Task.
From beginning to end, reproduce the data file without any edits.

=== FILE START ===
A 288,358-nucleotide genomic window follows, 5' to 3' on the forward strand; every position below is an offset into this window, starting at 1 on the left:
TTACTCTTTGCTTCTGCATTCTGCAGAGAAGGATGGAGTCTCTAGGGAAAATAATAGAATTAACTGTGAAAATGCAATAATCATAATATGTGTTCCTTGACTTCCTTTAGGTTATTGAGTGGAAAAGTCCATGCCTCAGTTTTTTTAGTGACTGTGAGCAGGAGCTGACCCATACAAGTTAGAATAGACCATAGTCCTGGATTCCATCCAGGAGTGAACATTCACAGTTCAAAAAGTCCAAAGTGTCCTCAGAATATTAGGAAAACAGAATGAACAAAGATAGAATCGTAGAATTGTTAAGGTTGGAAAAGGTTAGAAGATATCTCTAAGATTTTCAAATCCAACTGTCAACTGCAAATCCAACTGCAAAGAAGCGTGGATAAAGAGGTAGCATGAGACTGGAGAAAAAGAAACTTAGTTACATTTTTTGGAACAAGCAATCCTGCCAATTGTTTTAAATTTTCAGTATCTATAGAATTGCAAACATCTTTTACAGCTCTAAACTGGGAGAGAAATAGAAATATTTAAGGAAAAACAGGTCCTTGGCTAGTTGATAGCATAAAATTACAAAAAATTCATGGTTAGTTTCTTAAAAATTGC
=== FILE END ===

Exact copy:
A 288,358-nucleotide genomic window follows, 5' to 3' on the forward strand; every position below is an offset into this window, starting at 1 on the left:
TTACTCTTTGCTTCTGCATTCTGCAGAGAAGGATGGAGTCTCTAGGGAAAATAATAGAATTAACTGTGAAAATGCAATAATCATAATATGTGTTCCTTGACTTCCTTTAGGTTATTGAGTGGAAAAGTCCATGCCTCAGTTTTTTTAGTGACTGTGAGCAGGAGCTGACCCATACAAGTTAGAATAGACCATAGTCCTGGATTCCATCCAGGAGTGAACATTCACAGTTCAAAAAGTCCAAAGTGTCCTCAGAATATTAGGAAAACAGAATGAACAAAGATAGAATCGTAGAATTGTTAAGGTTGGAAAAGGTTAGAAGATATCTCTAAGATTTTCAAATCCAACTGTCAACTGCAAATCCAACTGCAAAGAAGCGTGGATAAAGAGGTAGCATGAGACTGGAGAAAAAGAAACTTAGTTACATTTTTTGGAACAAGCAATCCTGCCAATTGTTTTAAATTTTCAGTATCTATAGAATTGCAAACATCTTTTACAGCTCTAAACTGGGAGAGAAATAGAAATATTTAAGGAAAAACAGGTCCTTGGCTAGTTGATAGCATAAAATTACAAAAAATTCATGGTTAGTTTCTTAAAAATTGC